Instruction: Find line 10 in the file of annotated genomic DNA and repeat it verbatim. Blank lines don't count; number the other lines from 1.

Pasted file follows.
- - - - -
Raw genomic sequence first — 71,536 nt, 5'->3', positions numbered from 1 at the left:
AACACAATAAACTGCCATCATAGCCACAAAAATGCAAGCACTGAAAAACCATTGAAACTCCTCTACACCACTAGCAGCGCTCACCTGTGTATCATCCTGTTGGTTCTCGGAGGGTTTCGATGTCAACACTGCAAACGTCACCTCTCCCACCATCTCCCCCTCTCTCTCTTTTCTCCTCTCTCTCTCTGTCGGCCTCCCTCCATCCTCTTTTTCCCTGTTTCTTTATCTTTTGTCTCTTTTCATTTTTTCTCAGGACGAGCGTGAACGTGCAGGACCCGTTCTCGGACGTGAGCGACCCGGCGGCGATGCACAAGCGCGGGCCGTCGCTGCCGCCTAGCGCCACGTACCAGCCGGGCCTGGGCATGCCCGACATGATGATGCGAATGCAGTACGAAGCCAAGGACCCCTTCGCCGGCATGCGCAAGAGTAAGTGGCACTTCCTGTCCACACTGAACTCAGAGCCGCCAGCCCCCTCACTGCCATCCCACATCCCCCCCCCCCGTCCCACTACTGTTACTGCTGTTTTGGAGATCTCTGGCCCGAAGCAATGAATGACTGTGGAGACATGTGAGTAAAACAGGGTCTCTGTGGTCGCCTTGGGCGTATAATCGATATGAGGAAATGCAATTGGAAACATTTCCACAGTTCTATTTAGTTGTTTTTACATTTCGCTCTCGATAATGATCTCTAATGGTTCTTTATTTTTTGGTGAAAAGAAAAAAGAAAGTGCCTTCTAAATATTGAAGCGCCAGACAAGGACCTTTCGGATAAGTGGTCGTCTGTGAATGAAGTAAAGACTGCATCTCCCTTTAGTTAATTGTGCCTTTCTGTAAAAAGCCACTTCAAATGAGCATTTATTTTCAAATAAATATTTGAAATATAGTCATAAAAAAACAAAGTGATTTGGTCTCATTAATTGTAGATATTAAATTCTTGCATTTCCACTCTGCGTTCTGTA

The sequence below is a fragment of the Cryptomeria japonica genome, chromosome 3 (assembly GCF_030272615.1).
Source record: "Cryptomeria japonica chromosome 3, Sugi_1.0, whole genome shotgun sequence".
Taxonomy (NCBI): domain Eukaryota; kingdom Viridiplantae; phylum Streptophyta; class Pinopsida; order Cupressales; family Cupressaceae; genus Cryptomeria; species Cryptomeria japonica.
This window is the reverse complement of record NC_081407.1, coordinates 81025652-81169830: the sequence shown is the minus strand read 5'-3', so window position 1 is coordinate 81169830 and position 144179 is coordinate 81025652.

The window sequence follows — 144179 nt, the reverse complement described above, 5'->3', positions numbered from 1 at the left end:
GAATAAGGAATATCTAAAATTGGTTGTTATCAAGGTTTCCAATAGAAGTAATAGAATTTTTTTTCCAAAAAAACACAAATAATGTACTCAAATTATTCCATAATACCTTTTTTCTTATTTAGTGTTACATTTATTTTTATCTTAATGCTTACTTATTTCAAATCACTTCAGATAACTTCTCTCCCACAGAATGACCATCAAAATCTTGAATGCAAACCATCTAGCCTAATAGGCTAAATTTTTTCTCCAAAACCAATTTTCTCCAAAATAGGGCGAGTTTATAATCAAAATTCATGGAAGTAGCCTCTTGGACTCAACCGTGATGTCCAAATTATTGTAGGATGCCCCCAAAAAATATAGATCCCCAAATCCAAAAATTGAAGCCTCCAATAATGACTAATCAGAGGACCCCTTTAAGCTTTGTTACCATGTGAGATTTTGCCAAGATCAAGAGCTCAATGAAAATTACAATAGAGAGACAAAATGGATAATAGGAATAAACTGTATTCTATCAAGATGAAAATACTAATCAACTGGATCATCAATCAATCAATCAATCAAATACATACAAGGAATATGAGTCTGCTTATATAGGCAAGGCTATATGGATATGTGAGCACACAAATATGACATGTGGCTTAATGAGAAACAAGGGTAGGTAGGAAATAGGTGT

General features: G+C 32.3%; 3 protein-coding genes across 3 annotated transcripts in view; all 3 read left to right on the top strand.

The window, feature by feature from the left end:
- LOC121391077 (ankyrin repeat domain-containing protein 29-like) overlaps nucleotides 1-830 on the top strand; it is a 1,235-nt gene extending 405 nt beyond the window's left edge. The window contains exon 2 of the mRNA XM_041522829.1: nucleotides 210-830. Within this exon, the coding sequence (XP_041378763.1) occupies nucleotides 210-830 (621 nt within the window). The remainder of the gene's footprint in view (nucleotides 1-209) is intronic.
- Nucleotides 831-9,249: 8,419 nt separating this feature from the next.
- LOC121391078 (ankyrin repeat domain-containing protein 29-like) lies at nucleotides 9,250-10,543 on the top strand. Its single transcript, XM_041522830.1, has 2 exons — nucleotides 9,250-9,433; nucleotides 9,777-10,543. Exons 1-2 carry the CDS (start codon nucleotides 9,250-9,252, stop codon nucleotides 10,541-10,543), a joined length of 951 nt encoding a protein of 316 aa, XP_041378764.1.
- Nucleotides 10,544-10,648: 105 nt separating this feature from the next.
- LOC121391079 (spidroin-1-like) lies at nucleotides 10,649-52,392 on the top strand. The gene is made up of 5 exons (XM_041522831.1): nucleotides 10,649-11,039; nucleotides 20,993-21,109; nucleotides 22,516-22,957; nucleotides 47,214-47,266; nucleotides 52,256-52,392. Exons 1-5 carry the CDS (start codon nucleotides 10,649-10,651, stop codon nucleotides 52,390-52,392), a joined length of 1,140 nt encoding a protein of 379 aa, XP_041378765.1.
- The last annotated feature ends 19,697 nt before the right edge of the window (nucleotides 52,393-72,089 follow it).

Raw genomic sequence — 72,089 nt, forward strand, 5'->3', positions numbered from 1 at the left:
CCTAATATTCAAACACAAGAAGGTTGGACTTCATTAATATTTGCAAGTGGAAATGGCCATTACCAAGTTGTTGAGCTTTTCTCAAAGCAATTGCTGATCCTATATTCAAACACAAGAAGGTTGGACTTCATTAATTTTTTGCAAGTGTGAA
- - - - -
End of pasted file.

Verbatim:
The window, feature by feature from the left end: